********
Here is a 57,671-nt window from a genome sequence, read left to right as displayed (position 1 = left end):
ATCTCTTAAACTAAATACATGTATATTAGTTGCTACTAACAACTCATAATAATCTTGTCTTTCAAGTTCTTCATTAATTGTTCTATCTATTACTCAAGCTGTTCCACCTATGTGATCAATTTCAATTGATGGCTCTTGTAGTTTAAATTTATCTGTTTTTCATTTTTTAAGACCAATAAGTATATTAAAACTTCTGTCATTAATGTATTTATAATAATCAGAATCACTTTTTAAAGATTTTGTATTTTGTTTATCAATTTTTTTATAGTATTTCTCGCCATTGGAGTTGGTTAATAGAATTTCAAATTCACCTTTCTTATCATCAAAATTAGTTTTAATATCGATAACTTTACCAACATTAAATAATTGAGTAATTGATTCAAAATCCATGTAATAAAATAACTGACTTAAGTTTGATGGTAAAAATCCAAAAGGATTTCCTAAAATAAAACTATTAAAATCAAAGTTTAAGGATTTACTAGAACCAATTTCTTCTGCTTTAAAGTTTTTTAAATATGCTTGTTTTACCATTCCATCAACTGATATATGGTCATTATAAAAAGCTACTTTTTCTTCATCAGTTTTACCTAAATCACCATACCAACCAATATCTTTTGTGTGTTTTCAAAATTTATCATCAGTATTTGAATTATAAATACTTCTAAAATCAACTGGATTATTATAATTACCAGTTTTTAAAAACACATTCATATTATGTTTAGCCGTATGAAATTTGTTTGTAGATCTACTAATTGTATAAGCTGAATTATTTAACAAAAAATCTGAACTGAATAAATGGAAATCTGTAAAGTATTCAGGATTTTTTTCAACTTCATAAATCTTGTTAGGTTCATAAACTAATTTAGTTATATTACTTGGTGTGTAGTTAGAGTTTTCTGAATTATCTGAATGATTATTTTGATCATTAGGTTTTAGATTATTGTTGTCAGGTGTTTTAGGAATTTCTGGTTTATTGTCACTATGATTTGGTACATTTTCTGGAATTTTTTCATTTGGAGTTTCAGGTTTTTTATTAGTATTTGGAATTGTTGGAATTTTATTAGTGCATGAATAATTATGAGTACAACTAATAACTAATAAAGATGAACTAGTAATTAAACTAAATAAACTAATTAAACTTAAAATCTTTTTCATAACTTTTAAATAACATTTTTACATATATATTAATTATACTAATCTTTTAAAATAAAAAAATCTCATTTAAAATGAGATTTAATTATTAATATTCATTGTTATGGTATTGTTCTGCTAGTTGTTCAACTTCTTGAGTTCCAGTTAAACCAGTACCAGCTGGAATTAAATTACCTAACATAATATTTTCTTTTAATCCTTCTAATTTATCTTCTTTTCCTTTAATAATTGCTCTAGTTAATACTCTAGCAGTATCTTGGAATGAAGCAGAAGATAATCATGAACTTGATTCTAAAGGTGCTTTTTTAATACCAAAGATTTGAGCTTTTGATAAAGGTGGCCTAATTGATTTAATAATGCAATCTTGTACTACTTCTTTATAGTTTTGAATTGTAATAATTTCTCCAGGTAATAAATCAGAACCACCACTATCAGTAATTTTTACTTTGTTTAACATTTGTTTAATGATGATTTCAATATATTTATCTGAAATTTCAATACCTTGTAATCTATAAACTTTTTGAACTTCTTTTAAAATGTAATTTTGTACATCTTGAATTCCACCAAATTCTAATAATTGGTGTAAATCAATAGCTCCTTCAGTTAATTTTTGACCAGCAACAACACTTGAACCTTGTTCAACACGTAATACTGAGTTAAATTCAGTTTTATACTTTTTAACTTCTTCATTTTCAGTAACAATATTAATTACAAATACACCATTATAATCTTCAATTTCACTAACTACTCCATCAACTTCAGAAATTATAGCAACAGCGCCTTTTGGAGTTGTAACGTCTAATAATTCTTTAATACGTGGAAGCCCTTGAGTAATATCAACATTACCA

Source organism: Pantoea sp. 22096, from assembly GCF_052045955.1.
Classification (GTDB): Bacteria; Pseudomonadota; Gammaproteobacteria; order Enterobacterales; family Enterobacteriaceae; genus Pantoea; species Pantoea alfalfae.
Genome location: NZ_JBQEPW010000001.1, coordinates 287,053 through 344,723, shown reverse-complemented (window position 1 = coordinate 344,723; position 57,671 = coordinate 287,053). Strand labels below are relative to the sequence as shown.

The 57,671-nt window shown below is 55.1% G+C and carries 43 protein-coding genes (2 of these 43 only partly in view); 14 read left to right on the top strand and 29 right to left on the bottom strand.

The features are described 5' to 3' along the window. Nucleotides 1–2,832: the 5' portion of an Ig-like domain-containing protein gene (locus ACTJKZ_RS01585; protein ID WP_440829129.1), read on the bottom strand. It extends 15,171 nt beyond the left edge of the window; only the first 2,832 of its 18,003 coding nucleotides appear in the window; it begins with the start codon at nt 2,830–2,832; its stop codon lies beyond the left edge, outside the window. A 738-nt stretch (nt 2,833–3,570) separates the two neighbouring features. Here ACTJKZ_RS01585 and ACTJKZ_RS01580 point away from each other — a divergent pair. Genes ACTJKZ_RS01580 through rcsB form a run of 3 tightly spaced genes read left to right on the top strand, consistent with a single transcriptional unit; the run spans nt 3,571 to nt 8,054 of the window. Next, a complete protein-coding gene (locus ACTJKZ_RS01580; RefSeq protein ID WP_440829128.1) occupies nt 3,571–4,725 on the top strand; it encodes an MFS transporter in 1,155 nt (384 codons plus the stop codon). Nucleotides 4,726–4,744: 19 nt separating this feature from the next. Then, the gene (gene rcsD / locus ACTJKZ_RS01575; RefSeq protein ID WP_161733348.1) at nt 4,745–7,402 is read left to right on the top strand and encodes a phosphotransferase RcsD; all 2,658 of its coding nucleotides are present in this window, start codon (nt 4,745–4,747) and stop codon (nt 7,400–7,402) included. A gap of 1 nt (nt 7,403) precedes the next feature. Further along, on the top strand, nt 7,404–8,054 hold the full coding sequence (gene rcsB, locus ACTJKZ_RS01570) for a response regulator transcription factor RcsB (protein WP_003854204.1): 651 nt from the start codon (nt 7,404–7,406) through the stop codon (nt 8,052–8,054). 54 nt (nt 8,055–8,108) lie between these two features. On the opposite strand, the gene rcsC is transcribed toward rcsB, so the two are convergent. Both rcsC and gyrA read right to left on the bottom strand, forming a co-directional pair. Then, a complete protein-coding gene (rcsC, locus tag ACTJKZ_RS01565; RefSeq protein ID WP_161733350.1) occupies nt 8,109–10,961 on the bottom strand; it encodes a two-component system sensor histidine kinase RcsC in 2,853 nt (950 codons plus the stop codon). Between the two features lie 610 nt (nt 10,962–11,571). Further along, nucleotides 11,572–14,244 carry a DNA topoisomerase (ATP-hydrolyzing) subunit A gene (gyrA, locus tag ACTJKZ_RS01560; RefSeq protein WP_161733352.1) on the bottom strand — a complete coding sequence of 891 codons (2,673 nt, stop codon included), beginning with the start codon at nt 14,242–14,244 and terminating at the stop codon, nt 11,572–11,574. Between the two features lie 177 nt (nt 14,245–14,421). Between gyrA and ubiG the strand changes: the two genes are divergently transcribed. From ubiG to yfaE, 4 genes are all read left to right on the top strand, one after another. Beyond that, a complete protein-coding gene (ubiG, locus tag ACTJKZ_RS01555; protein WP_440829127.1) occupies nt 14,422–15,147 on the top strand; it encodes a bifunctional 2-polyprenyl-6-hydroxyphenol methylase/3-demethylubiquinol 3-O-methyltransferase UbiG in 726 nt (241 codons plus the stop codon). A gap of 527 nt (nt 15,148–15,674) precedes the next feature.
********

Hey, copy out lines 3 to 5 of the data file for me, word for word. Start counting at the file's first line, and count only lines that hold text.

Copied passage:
Source organism: Pantoea sp. 22096, from assembly GCF_052045955.1.
Classification (GTDB): Bacteria; Pseudomonadota; Gammaproteobacteria; order Enterobacterales; family Enterobacteriaceae; genus Pantoea; species Pantoea alfalfae.
Genome location: NZ_JBQEPW010000001.1, coordinates 287,053 through 344,723, shown reverse-complemented (window position 1 = coordinate 344,723; position 57,671 = coordinate 287,053). Strand labels below are relative to the sequence as shown.